Mixed Blessings: COVID-19 Has Some Sectors in Turmoil

By Frank Fitts

When COVID-19 struck, the millwork industry was in a good position, with many companies experiencing record sales. The unfathomable changes that followed have altered the way we think, travel, communicate, work, purchase goods and cope with day-to-day life in general, changing our lives for the foreseeable future. In millwork, it’s debatable how many knew what Zoom was before January 2020, but the pandemic has catapulted us into a new age.

In 2020, we were expecting the largest growth in the U.S. economy for decades and COVID-19 either canceled or exploited that projection for various sectors of the economy. Fortunately for millwork providers, the housing and remodeling industries were considered essential businesses in most parts of the nation and therefore were allowed to continue operating amid shutdowns. As people chose to spend disposable income on home improvements, demand for materials went through the roof.

Some commodities, however, were less fortunate, with many still depressed by third quarter 2020. Hardwood lumber, for example, showed a decrease in demand by as much as 42% from highs in second quarter 2018. I visited several hardwood sawmills last September, where I discovered that simply breaking even was a new part of their business plans. Since that time, hardwood lumber prices have gone up in some cases by 34%, while demand has returned and is expected to continue increasing.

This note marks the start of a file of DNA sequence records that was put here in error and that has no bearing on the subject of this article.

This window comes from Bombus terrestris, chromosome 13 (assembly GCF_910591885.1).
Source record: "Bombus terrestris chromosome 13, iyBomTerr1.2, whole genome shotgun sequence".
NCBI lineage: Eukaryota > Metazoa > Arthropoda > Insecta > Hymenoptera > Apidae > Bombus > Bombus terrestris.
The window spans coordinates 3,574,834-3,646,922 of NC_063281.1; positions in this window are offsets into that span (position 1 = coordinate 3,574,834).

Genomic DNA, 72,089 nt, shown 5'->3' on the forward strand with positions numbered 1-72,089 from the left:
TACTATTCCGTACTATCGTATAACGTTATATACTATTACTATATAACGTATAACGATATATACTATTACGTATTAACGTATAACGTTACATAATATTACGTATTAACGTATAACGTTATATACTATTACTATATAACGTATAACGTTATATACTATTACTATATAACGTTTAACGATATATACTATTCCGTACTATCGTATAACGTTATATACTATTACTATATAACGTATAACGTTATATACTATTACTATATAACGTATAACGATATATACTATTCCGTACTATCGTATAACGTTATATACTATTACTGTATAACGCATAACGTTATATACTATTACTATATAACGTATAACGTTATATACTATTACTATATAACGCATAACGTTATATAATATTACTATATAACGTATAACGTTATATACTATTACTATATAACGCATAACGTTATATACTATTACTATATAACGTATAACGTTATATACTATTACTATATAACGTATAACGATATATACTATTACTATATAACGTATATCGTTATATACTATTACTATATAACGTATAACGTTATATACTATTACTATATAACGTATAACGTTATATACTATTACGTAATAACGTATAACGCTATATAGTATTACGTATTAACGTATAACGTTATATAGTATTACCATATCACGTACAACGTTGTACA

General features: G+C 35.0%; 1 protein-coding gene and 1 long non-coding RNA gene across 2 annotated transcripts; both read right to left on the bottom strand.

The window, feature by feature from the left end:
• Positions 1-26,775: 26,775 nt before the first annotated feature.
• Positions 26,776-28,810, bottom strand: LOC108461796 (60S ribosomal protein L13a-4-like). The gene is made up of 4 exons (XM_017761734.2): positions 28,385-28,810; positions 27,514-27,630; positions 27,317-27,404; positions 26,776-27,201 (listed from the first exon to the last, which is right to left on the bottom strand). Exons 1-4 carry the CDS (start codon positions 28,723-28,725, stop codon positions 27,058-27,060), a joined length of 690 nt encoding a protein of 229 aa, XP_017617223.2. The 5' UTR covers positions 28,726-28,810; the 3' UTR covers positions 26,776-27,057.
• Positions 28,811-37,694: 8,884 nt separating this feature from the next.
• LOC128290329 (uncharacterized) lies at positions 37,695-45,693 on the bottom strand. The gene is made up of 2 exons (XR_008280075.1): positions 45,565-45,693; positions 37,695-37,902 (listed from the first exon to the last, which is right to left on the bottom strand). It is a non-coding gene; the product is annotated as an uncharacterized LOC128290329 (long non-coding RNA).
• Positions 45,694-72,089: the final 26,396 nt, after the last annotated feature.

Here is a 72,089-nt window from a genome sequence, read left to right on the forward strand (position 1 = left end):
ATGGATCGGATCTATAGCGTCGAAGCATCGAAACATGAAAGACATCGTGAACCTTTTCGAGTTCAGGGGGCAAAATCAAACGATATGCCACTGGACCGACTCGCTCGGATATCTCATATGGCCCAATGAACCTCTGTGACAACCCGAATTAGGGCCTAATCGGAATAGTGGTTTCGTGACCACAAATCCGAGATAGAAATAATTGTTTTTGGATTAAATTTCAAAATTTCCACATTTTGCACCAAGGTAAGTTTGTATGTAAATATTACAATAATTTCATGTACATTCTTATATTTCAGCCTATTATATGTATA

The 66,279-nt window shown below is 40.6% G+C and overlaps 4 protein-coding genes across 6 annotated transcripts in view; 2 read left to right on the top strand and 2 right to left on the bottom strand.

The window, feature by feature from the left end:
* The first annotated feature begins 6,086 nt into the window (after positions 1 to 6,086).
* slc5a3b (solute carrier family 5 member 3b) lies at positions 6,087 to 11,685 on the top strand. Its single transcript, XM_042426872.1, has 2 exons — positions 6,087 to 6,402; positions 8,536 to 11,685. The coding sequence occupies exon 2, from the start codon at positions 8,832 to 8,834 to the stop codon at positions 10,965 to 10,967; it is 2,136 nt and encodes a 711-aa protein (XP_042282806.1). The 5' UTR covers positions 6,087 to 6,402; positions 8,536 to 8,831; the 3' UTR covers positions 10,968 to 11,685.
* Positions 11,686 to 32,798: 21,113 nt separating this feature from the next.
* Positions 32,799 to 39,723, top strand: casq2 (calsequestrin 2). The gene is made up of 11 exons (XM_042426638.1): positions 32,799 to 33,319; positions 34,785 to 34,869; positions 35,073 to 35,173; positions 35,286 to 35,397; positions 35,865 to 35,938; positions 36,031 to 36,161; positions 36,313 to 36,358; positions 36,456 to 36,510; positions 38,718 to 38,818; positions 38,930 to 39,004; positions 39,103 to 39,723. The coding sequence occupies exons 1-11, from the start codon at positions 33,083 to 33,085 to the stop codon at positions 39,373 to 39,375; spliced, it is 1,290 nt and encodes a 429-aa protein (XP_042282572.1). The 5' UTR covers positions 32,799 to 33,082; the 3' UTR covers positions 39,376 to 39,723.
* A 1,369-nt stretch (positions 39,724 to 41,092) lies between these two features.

Just Keeping Up

Despite COVID-19, many sectors of construction haven’t experienced slowdowns. Instead, some have seen both prices and demand soaring—especially in the residential sector. Amid the pandemic, home has become the new office, school, restaurant, playground and center for entertainment. At the same time, the realization that we can now work from remote locations has changed demographics. We are moving out of some states in record numbers and millennials are beginning to buy homes. As a result, the U.S. Census Bureau reports housing starts in November 2020 reached a seasonally adjusted annual rate of 1.5 million units—12.8% higher than in November 2019.

Commodities such as dimensional lumber and plywood are at all-time highs. New sawmills are appearing across the south, to take advantage of supply needs. Pine stumpage is plentiful, thanks to the Conservation Reserve Program (CRP), started in 1985 and, as my old friend, John Tyler McShan, said, “The pine tree grows like a weed; the good thing is people can use it.” Meanwhile, we have plenty of raw material, but production cannot keep up with demand. As a result, the price of dimensional lumber has risen 80% since April 2020, according to the National Association of Home Builders, and plywood has more than doubled, while OSB has seen a 78% price increase over the past year. This has increased the average cost of the median size home by $16,000. Fortunately, historically low interest rates help to offset those added costs, but hopefully we will see lower material costs from supply improvements going forward.

So where do things stand for the time being? Well, for now, higher costs are an unavoidable fact. But in a sort of mixed blessing, the construction industry is experiencing record growth. That’s projected to continue through 2021.

Frank Fitts is associate vice president of WMA and president of Fitts Stair Components.

To view the laid-in version of this article in our digital edition, CLICK HERE.

DWM Magazine

Leave a Reply

Your email address will not be published. Required fields are marked *